sweep Definition in the Cambridge English Dictionary Cambridge dictionaries logo

Definition of “sweep” - English Dictionary

"sweep" in American English

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sweepverb

 us   /swip/ (past tense and past participle swept  /swept/ )
  • sweep verb (CLEAN)

[I/T] to ​clean a ​floor or other ​surface by using a ​brush to ​collect the ​dirt into one ​place from which it can be ​removed: [T] She sweeps the ​street in ​front of her ​house. [M] The ​classroom is ​filthy – could you sweep it out? [I] I swept under every ​piece of ​furniture.
  • sweep verb (REMOVE)

[T always + adv/prep] to ​remove or take something in a ​particulardirection, esp. ​suddenly and with ​force: She paused, sweeping a ​hair from her ​brow. [M] Floodwaters were sweeping away ​gardens and ​drivingresidents to ​higherground.
  • sweep verb (MOVE)

[I/T] to move ​quickly and sometimes ​forcefully: [I always + adv/prep] A ​stiffbreeze swept ​across the ​parking lot. [I always + adv/prep] He would sweep through the ​roomshakinghands with everyone. [T] Our ​headlights were sweeping the ​treesahead.
  • sweep verb (WIN)

[T] to ​win all the ​parts of a ​competition: New York swept ​theirseries with Vancouver, 3-0.

sweepnoun [C]

 us   /swip/
  • sweep noun [C] (MOVEMENT)

a ​largemovementacross an ​area: the sweep of the clock’s ​hourhand a ​police sweep The sweep of an ​idea or ​piece of writing is the ​range of ​itssubject: He is ​aware of the ​epic sweep of this ​project.
  • sweep noun [C] (WIN)

the ​fact of ​winning everything that is ​available or all ​parts of a ​competition: She ​prevented Republicans from making a ​clean sweep of the ​election by ​winning the ​race in District 27.
(Definition of sweep from the Cambridge Academic Content Dictionary © Cambridge University Press)







"sweep" in British English

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sweepverb

uk   us   /swiːp/ (swept, swept)
  • sweep verb (CLEAN)

B2 [T] to ​cleanespecially a ​floor by using a ​brush to ​collect the ​dirt into one ​place from which it can be ​removed: sweep the ​floor

expend iconexpend iconMore examples

  • sweep verb (MOVE)

C2 [I + adv/prep] to ​move, ​especiallyquickly and ​powerfully: Everyone ​looked up as she swept into the ​room. The ​fire swept (= ​spreadquickly) through the ​house. The National Party swept into ​power (= ​easilywon the ​election) with a ​majority of ​almost 200. [T] to ​quicklyspread through and ​influence an ​area: A 1970s ​fashionrevival is sweeping ​Europe. [T] to ​travelacross all of an ​area, ​especially when ​looking for something: American ​minesweepers are sweeping the ​Arabian Sea. [I usually + adv/prep] If a ​road, ​river, ​range of ​mountains, set of ​steps, etc. sweeps in a ​particulardirection, they ​follow a ​particularcurvedpath: The ​road sweeps down to the ​coast.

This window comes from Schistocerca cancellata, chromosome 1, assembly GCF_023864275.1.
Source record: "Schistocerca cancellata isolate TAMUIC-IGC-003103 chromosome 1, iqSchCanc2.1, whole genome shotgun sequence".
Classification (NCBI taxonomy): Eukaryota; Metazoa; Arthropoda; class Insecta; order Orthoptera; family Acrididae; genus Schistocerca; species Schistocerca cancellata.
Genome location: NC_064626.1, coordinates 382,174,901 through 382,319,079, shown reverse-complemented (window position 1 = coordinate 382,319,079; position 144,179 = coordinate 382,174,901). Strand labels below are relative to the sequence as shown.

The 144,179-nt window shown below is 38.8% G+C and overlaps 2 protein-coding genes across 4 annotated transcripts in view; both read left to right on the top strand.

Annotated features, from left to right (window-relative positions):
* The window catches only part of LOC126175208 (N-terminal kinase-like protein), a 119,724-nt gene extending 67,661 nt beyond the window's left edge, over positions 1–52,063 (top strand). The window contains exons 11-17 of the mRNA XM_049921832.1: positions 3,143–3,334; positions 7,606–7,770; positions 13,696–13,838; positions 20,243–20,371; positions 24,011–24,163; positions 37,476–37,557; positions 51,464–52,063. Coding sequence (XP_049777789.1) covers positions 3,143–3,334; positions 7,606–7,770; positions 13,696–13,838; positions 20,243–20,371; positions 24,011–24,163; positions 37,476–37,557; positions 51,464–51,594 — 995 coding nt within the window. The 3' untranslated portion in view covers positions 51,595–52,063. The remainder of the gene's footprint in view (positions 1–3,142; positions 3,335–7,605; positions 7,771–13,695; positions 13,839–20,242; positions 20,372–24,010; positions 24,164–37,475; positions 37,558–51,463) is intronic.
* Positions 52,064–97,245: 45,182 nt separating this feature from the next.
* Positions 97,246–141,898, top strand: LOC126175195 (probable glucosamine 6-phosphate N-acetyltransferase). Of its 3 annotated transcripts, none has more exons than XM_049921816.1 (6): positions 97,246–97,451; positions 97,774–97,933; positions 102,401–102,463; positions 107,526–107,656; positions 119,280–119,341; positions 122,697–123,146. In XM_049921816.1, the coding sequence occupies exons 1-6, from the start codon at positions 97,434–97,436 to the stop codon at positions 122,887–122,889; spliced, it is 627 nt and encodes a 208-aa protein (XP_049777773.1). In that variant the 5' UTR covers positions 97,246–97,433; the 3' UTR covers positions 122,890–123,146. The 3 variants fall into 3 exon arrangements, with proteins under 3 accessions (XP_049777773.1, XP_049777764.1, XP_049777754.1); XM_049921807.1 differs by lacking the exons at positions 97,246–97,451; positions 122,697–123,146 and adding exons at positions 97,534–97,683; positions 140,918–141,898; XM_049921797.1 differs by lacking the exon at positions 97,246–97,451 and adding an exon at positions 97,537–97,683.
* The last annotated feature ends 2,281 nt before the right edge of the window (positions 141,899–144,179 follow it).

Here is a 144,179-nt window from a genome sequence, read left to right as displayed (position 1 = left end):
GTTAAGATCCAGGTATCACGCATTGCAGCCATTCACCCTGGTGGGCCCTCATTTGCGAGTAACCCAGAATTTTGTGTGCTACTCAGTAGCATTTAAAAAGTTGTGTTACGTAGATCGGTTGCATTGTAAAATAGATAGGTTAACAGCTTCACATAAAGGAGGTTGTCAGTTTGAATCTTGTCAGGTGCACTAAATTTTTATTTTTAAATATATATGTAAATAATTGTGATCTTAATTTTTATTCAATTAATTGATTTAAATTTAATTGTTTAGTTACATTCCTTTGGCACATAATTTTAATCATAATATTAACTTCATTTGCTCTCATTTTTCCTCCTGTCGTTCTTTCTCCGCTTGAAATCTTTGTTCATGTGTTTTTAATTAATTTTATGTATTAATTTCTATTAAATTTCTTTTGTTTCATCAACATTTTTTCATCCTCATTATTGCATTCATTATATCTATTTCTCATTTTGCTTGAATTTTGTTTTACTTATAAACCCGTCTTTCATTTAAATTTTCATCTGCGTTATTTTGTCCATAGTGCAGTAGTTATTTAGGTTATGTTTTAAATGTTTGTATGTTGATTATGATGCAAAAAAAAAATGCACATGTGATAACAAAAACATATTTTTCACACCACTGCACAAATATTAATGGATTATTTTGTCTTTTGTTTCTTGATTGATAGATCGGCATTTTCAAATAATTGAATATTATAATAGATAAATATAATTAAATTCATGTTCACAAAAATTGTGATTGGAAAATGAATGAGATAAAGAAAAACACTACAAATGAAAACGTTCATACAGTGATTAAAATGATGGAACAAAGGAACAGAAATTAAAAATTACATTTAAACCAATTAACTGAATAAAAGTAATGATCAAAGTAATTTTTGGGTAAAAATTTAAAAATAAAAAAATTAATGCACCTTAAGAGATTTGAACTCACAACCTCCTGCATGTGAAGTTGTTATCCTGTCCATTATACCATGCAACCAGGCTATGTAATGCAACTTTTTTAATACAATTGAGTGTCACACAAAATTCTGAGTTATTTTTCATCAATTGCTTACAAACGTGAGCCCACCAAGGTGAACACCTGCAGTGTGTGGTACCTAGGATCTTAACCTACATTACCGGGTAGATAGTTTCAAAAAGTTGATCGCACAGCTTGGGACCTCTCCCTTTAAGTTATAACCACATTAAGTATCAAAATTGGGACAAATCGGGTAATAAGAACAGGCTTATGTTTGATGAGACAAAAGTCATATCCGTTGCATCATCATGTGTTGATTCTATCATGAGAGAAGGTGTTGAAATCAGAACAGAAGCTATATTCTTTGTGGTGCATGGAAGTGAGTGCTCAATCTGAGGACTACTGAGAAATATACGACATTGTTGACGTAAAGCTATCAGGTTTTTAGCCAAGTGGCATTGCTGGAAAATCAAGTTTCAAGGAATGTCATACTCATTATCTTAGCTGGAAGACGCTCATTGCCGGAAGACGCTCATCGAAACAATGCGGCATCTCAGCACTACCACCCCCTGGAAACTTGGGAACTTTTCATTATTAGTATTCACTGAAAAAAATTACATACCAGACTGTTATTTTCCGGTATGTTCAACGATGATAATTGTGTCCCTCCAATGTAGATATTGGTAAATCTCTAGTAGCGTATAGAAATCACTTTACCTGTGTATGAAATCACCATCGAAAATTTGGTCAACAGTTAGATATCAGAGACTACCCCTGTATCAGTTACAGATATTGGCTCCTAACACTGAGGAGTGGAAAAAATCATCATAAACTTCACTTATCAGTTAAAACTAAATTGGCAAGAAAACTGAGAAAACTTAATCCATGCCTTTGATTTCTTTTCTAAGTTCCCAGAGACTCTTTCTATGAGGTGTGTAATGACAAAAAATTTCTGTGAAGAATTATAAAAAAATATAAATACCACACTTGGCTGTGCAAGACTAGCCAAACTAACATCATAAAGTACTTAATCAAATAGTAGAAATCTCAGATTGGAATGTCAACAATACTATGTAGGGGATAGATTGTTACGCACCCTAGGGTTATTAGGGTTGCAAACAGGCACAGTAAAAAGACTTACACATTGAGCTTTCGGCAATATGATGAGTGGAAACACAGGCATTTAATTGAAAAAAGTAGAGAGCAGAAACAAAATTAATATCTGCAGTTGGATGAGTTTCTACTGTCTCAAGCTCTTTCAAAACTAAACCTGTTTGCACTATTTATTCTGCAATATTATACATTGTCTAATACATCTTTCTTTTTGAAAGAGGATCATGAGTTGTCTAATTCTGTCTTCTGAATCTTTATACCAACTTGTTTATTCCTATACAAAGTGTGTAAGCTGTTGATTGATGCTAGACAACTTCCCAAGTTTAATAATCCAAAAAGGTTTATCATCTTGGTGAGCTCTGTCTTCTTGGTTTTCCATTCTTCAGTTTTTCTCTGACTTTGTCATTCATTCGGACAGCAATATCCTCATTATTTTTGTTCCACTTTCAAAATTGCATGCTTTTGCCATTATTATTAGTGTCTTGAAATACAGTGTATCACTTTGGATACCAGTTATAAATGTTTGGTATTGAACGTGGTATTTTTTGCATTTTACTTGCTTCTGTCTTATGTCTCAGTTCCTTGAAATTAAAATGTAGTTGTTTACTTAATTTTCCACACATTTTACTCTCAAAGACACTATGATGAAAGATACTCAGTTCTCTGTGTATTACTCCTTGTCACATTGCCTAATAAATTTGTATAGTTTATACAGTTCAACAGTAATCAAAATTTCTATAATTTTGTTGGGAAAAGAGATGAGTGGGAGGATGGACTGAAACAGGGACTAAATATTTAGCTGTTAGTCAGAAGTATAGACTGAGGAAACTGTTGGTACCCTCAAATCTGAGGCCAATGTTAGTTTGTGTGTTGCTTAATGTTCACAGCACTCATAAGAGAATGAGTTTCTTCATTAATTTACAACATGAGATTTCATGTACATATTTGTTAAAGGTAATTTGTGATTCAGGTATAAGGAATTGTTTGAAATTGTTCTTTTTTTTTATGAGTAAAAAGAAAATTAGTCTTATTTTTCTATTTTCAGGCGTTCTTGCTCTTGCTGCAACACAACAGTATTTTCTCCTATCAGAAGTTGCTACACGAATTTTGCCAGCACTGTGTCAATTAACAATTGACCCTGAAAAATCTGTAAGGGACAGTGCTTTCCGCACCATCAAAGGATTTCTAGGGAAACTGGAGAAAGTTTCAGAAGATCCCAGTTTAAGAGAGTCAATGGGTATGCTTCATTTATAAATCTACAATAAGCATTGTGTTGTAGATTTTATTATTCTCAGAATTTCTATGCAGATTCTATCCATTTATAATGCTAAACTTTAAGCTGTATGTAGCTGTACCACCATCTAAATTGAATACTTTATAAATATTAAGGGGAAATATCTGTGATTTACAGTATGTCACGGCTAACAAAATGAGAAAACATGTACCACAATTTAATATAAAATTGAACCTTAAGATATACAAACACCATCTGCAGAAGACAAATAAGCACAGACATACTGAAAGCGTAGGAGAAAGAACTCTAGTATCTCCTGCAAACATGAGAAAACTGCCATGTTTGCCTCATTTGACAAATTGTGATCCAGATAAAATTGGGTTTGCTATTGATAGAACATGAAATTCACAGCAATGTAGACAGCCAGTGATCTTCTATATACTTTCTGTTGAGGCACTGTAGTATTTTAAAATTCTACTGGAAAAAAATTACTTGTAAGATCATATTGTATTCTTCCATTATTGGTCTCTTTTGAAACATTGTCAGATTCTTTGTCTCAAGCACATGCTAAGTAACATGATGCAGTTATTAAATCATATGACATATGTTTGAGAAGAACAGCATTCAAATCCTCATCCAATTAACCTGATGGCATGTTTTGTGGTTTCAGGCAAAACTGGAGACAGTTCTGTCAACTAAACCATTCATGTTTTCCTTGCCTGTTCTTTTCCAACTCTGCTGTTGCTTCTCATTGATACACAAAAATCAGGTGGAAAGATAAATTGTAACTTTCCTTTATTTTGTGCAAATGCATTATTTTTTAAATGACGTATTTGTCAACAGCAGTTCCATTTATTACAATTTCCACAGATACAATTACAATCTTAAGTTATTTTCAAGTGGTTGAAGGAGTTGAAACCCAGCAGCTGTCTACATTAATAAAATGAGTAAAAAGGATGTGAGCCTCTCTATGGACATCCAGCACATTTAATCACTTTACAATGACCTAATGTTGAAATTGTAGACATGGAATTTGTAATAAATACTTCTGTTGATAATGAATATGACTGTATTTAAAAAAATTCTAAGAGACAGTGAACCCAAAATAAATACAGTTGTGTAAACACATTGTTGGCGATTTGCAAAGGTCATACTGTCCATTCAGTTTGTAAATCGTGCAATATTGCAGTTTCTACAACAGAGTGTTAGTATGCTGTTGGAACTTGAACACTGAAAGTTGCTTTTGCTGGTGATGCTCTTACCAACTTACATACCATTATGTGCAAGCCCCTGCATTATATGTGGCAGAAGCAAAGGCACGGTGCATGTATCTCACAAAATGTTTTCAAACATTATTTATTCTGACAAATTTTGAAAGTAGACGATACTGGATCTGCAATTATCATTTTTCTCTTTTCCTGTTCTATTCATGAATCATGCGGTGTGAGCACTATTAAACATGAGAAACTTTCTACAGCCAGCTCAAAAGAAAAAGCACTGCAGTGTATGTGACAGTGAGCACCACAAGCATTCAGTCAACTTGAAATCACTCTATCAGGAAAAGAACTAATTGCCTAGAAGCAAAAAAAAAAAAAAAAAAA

expend iconexpend iconMore examples

  • sweep verb (REMOVE)

B2 [T usually + adv/prep] to ​remove and/or take in a ​particulardirection, ​especially in a ​fast and ​powerful way: A ​largewave swept awayhalf the ​sandcastle. She swept the ​pile of ​papers and ​books into her ​bag. The ​boat was swept out to ​sea (= away from ​land) by the ​tide. Government ​troops swept aside the ​rebelforces (= ​caused them to ​move away from the ​area in which they were).

sweepnoun

uk   us   /swiːp/
  • sweep noun (MOVEMENT)

[C] a ​movement, ​especially a ​quick, ​powerful one or one to ​search an ​area: With a sweep (= ​horizontalmovement) ofitstail, the ​alligatorknocked her under the ​water. [C] a ​long, often ​curved, ​area of ​land, ​sea, ​river, etc.: A ​broad sweep offlatcountrysidestretched to the ​horizon in all ​directions.
  • sweep noun (TV VIEWERS)

sweeps [plural] US a ​period of ​time when ​measurements of the ​number of ​peoplewatching different ​televisionstations are made so that the ​cost of ​advertising on each ​station can be set
(Definition of sweep from the Cambridge Advanced Learners Dictionary & Thesaurus © Cambridge University Press)
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